SURFSIDE, Fla. — DNA swabs of loved ones are being taken at the reunification center that will be used to help identify people found following the collapse.
For so many families, it has been more than 24 hours of unanswered texts and unanswered phone calls.
Families at the reunification center remain hopeful.
"The slimmer of hope is really going and so we do not know if she's alive,” said Bettina Obias.
Obias is starting to fear the worst.
Her aunt and uncle, Maria and Claudio Bonnefoy, lived on the 10th floor of the Champlain Towers for 15 years.
Obias landed at the airport Thursday morning...to visit with them but found out at baggage claim about the tragedy.
"In the car, I was praying, 'God, please let her be alive. I will spend more time with her.' I saw her last month," Obias said.
The loving couple is among the more than 150 people still missing.
Sergio Barth is emotionally drained and also in despair.
His brother, sister-in-law and 14-year-old niece were staying on the second floor of the condo building, visiting from Colombia.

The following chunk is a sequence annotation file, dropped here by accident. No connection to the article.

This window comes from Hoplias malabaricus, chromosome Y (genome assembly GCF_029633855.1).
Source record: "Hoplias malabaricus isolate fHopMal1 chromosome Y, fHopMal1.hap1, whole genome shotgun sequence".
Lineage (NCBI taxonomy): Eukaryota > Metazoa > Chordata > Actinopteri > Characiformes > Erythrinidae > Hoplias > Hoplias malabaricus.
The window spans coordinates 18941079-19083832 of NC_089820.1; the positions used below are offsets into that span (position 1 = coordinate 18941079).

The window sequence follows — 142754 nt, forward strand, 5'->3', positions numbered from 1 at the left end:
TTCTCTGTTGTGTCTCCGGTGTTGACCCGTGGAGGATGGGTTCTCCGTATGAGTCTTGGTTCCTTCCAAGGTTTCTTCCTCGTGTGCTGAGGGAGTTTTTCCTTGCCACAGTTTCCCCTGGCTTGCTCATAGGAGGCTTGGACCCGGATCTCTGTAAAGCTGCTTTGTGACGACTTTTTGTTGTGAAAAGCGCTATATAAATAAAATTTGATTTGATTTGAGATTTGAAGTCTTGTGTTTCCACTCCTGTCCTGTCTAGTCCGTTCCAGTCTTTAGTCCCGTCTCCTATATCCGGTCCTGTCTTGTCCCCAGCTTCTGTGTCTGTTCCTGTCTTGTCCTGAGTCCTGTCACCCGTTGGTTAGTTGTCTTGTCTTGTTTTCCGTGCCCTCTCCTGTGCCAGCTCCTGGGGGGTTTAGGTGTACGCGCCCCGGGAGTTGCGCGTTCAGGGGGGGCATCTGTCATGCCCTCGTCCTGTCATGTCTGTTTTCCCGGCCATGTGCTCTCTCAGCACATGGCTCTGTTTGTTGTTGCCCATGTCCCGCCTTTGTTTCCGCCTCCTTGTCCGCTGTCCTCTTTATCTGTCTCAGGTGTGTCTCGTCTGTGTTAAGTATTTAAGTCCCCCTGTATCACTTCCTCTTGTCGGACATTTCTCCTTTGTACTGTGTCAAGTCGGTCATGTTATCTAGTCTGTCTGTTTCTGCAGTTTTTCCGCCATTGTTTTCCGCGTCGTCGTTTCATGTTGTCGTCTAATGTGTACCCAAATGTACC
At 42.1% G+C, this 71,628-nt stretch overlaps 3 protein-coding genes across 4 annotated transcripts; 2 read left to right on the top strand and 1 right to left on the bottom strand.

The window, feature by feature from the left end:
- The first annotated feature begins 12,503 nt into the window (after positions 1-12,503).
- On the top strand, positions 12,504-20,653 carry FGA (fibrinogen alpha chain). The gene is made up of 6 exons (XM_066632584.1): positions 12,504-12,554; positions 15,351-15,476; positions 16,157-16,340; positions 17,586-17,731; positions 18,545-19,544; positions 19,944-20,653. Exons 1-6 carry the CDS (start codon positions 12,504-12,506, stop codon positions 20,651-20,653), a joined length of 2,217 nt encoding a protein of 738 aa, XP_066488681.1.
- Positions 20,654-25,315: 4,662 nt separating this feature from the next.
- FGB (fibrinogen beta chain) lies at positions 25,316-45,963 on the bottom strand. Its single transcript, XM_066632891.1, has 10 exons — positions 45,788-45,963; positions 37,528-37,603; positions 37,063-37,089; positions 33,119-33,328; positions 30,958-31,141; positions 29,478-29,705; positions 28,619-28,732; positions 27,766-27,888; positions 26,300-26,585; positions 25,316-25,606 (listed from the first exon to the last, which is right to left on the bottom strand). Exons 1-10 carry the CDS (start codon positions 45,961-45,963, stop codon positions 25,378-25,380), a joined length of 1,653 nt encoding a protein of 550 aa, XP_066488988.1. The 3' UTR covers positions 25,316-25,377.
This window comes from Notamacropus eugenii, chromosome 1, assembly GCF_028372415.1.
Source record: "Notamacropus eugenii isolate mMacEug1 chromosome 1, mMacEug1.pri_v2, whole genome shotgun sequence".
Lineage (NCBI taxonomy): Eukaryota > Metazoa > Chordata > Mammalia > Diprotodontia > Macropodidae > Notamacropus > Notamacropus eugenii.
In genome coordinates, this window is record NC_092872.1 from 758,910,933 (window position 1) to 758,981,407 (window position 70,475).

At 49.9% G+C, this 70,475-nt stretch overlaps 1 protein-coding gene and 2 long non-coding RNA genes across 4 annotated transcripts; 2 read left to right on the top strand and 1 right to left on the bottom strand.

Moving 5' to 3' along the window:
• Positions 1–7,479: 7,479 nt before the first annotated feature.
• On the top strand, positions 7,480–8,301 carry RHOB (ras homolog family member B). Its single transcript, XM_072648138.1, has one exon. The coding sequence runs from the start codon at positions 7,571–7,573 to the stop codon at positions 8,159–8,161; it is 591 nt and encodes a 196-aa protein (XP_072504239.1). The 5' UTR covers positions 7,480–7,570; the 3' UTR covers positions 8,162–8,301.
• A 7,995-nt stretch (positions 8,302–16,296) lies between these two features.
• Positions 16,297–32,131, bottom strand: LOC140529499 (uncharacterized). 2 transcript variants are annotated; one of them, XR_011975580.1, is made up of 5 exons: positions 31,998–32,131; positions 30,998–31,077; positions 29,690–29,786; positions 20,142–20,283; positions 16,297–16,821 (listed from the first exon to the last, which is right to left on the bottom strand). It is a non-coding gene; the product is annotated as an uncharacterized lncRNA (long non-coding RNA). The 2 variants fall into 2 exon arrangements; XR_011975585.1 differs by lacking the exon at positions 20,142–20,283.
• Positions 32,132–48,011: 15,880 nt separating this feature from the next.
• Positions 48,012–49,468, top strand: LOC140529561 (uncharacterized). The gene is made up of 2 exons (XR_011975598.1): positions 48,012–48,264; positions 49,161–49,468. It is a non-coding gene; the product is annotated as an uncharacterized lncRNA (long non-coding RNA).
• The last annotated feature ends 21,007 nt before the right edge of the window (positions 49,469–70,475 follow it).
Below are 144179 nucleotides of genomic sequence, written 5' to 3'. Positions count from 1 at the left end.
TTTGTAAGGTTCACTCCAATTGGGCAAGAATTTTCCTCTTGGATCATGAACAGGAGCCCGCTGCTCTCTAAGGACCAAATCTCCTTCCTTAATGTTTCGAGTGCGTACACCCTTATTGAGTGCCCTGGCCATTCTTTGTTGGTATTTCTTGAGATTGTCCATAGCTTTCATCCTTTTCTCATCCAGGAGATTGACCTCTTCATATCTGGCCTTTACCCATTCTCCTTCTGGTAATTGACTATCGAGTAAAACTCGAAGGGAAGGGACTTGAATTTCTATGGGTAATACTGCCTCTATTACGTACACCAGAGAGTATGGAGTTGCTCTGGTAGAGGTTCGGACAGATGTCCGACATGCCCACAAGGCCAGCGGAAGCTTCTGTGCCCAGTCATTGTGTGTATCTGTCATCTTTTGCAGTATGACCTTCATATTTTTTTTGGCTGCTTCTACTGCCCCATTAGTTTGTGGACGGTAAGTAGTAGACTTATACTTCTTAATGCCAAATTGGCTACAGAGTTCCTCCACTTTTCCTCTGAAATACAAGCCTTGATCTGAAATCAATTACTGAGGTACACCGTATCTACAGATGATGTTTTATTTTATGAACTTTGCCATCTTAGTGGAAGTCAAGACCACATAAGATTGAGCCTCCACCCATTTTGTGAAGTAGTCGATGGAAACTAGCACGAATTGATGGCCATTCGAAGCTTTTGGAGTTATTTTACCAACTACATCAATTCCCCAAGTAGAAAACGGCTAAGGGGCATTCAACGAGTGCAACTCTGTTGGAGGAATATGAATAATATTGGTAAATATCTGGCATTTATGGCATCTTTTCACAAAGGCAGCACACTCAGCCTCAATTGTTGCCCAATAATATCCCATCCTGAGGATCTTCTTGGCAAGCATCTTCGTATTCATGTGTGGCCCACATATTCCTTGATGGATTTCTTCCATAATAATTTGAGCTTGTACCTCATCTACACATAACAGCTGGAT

"Just trusting in God, any miracle can occur, not only for me but for all the families suffering the same," Barth said.
The search and rescue effort is a slow and methodical process.
Miami Mayor Francis Suarez said there is hope, as it should be.
"In similar situations like this in Haiti, where there's been a pancake collapse of buildings, our urban search and rescue team has rescued people three days after," Suarez said.
As these families wait, wonder, and pray, Obias only wishes she hugged and kissed her aunt and uncle harder.
"All of you have a chance to love your mother, to love your father. Focus on love forget the hate. Forgive because you won't have that second chance to love," Obias said.
A number of agencies are still working to secure hotel rooms for people that evacuated and survived.
Mental health workers and professionals from across the country are also here provided resources and services.
The shock of this collapse is impacting the entire community.